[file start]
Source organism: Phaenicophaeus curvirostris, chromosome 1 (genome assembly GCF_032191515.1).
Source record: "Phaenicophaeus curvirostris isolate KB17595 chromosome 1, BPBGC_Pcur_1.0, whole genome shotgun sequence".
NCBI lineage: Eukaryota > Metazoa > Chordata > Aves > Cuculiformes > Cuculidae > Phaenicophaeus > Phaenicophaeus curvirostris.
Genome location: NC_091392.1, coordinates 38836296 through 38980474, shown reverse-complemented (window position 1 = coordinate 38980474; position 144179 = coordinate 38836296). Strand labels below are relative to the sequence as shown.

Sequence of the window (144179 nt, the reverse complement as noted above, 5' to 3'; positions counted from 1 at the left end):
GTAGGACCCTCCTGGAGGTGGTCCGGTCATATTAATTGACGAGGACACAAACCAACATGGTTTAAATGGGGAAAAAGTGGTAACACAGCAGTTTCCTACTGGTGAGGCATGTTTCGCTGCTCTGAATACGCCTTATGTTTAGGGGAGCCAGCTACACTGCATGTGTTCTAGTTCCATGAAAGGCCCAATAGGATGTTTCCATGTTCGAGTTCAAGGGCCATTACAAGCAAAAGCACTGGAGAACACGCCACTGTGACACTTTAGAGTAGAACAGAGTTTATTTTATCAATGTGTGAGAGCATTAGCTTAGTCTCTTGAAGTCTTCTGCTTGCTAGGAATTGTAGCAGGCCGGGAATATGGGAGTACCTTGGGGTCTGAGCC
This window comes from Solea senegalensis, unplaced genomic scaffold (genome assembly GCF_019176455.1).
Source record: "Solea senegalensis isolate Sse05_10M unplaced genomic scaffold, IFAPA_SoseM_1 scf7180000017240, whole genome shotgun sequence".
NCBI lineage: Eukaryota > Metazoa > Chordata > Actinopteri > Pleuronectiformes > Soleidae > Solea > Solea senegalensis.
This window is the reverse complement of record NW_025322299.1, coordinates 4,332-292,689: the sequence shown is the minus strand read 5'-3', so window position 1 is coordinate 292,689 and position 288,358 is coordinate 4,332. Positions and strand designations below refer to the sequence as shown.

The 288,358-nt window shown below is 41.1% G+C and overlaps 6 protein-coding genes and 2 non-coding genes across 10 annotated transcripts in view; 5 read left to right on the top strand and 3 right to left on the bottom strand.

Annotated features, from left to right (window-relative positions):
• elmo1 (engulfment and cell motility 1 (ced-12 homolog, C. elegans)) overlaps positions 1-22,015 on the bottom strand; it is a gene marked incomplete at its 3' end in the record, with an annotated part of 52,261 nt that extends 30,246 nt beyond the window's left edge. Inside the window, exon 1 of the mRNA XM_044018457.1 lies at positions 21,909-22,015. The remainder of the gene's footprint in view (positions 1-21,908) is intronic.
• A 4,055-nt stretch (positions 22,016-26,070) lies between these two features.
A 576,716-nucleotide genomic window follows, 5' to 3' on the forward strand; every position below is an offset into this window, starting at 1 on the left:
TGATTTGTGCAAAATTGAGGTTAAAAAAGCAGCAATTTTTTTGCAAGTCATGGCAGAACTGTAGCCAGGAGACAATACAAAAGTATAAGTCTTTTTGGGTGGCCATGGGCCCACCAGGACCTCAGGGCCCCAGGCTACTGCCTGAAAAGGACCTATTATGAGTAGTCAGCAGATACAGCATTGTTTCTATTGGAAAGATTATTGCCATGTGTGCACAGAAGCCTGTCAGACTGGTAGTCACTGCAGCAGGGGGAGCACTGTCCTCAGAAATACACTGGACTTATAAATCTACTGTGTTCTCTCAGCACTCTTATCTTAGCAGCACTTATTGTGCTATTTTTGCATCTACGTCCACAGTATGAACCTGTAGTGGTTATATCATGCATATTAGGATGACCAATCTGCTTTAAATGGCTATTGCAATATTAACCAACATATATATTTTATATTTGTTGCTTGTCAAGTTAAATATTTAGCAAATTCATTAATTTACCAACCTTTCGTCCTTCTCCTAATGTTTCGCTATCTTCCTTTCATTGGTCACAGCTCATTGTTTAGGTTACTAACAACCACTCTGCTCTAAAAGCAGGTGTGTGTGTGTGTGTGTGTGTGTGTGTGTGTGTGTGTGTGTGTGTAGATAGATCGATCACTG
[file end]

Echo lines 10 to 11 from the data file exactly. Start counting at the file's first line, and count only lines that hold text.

This window is the reverse complement of record NW_025322299.1, coordinates 4,332-292,689: the sequence shown is the minus strand read 5'-3', so window position 1 is coordinate 292,689 and position 288,358 is coordinate 4,332. Positions and strand designations below refer to the sequence as shown.

The 288,358-nt window shown below is 41.1% G+C and overlaps 6 protein-coding genes and 2 non-coding genes across 10 annotated transcripts in view; 5 read left to right on the top strand and 3 right to left on the bottom strand.